My son loves it when I bake the bread in sub style loaves. We top it with nitrate-free pepperoni and salami, provolone cheese, fresh spinach, and msg-free ranch. He gobbles them up!

    1. Heidi: Loaves made with lots of dough in a deep pan don’t typically get a very open crumb, so this is about what we’d expect. Jeff

  26. Hi –

    My pan is smaller and I used 1.5 lbs of dough because that much filled the pan 2/3 full. I let it rise and bake with your times and I think it overbaked. It overflowed the pan and I had to cut around it to get it out (the pan was greased but who would have thought to grease the top). Anyway, the bread was difficult to cut – it kept breaking into two pieces. Next time I will definitely use less dough but should I stay at the same temp and decrease the bake time? If so, when would be a good time to start checking it?


    1. Hi Susan,

      Were you using the whole wheat dough? It is quite uncharacteristic for the dough to overflow the pan. What size pan was it? If you are using the mini loaf pans then you need to decrease the amount of dough and the baking times. Let me know what size the pan is and what kind of dough and I’ll help you figure out the baking time.

      Do you use an oven thermometer? This will be essential to make sure your loaves are not over baking!

      Thanks! Zoë

  27. Thank you!!! This is the one thing I have not reliably been able to do, is make sandwich bread that my kids will accept is sandwich bread. 🙂 I am going to try it with these adjustments and see how we go!

    FYI, I just wanted to let you know that I wrote a tutorial/review of your book on my blog:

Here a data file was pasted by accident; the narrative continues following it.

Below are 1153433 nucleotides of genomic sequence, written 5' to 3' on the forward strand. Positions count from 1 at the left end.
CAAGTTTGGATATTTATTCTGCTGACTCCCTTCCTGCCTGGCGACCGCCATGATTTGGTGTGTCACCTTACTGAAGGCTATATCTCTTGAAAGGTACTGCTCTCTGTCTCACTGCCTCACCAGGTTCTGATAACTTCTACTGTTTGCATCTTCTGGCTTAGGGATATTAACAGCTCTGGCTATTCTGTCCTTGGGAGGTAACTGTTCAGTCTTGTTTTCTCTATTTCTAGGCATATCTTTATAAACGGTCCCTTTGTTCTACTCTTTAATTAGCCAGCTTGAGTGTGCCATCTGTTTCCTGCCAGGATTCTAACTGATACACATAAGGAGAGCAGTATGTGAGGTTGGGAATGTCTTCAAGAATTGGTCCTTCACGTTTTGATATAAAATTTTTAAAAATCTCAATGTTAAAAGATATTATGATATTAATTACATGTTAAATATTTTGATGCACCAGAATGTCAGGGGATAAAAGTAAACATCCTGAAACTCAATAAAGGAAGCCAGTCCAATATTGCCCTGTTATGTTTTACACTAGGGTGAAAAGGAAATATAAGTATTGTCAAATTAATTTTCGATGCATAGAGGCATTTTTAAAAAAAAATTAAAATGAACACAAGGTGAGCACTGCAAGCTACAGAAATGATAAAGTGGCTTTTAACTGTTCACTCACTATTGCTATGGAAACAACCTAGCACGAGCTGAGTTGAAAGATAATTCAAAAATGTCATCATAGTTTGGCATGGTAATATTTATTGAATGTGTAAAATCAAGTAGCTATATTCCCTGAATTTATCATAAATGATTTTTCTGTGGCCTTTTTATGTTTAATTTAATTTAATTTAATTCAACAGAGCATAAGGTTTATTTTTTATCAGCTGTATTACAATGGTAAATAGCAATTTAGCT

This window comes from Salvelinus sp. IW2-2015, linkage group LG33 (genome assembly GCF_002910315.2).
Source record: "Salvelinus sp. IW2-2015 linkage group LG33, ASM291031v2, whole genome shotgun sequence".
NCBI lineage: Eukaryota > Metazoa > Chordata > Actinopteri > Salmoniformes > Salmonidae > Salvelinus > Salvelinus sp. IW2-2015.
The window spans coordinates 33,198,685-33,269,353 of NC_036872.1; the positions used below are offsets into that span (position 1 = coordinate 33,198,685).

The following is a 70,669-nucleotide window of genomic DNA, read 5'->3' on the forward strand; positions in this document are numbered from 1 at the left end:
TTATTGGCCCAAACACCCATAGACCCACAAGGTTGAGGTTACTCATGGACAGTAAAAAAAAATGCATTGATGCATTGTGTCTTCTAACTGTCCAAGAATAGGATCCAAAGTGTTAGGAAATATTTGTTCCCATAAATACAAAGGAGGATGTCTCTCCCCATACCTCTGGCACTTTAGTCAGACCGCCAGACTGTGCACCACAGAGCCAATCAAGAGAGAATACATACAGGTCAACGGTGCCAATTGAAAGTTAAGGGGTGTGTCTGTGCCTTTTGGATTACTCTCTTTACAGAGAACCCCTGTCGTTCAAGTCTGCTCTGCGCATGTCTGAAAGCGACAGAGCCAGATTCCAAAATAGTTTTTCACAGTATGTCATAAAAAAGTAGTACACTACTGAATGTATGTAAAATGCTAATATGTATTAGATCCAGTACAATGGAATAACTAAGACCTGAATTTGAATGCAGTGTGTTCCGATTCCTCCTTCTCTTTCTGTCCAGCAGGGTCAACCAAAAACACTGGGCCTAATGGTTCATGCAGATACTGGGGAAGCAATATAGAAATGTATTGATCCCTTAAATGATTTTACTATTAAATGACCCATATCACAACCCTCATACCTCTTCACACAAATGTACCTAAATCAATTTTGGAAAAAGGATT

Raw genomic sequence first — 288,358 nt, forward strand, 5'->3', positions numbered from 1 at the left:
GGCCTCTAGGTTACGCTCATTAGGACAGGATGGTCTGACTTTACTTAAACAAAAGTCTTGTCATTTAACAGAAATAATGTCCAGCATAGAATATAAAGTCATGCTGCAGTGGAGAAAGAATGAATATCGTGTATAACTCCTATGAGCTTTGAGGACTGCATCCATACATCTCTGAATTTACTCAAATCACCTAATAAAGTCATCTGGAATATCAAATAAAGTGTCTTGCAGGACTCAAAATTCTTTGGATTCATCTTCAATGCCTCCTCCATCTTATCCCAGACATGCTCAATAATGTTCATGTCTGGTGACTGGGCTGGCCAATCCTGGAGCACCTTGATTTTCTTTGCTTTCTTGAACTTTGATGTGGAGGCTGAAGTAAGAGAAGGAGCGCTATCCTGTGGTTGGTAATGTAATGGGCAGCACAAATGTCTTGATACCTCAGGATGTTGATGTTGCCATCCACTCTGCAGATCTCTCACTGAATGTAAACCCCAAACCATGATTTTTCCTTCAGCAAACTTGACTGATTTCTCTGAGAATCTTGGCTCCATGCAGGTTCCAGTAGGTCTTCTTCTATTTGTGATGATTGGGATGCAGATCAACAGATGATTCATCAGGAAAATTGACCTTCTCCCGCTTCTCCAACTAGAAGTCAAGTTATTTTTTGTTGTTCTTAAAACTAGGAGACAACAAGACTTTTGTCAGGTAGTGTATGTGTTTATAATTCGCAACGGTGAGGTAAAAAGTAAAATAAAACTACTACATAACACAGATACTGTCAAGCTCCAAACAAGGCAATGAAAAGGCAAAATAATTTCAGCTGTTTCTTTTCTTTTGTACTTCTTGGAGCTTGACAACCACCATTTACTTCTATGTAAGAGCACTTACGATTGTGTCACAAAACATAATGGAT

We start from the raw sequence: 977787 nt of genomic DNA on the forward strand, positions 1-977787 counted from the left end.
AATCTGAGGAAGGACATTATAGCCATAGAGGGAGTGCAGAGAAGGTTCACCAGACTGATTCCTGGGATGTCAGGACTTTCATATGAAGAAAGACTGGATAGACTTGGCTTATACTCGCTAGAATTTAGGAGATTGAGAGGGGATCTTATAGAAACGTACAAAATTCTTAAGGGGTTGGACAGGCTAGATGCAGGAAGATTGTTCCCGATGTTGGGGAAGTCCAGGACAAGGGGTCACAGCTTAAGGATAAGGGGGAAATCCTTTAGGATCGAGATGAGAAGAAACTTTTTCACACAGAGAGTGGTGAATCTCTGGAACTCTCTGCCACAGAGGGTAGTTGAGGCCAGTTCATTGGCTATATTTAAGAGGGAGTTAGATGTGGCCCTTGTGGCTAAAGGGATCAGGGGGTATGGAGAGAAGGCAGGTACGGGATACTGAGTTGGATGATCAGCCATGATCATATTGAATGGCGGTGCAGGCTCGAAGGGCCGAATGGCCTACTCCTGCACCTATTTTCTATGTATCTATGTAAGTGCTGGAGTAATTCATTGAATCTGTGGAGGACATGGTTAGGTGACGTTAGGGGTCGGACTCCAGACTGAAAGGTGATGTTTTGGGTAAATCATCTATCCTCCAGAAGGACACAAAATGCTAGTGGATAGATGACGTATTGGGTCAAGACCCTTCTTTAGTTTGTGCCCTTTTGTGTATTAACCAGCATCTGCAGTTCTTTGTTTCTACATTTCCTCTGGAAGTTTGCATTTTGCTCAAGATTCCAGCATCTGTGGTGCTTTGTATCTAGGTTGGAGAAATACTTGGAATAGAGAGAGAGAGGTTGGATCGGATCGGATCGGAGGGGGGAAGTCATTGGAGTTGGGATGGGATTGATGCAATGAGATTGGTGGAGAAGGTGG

Sounds a little hokey to say that your book has changed my life, but… it’s kinda true. Thanks. 🙂

  28. I bought the book and tried out the basic dough (halved it) for the first time. I was really excited and I’m a good baker, but the dough became dry. I left in the fridge for 3 days before baking it. I baked it but it came out kind of raw and dry. (I still need to buy an oven thermometer). I think the book specified a non-airtight container. Is there something else I could be doing wrong?

    1. Hi Neena,

      The bucket should be closed, just not air tight. If there is too much air circulating in the bucket a skin may develop on the dough.

      Is the dough feel as though it has a skin or is it too tight, as in not enough water? It may be helpful to watch our video and compare your dough to what we are using. If it looks the same as ours, then it may be a matter of the oven temperature or other baking issues. After you watch the video, let me know if that is helpful!

      videos: http://artisanbreadinfive.com/?page_id=63

      Thanks, Zoë

  29. Hello, I wonder whether this question is already answered on your site somewhere and I can’t see it, but… is there a maximum resting time for loaves after shaping and before baking? For example if I put a loaf from the master recipe or even a brioche out last thing before bedtime, to cook in the morning, would that work okay?

    1. It is possible to “over-proof” stored dough breads. You’ll know you went too far when free-form loaves have spread too far sideways and have flattened. In loaf pans, they rise, then over-rise, then collapse. Risk is a too-dense bread, but there’s nothing awful about it. Generally, you can go 90 minutes or a little more and the result is great. Some people have preferred our stuff a little more rested, like 90 minutes.

      For overnight, try the refrigerator rise method: http://artisanbreadinfive.com/?p=141

  30. Great – thank you so much; and let me add to the chorus of thanks for producing your book, which is helping me repatriate from France back to Australia with a little more daily pleasure.

  31. Hi Zoe,

    I am using the smaller pans – measure about 9×5 – almost 3″ tall. I have used them before (successfully but too much crust for my SO) for the 100% ww recipe, which I tried here. My oven temp is correct. I think I overproofed it. I probably need less dough and an ajustment on temp and baking time. Any assistance would be greatly appreciated.

    Thanks in advance,

    1. Hi Suzan,

      If your dough is coming up and over the pan with a 1.5-pound loaf in a 9x5x3-inch loaf pan you may be over proofing the dough. Does it have any oven spring when you are baking it, does it get any taller? Or does it collapse? Are you baking at a high altitude by any chance?

      Most people have the opposite experience with the 100% whole wheat dough, it usually doesn’t even reach the top of the pan when using that much dough. Your bread has me very curious!?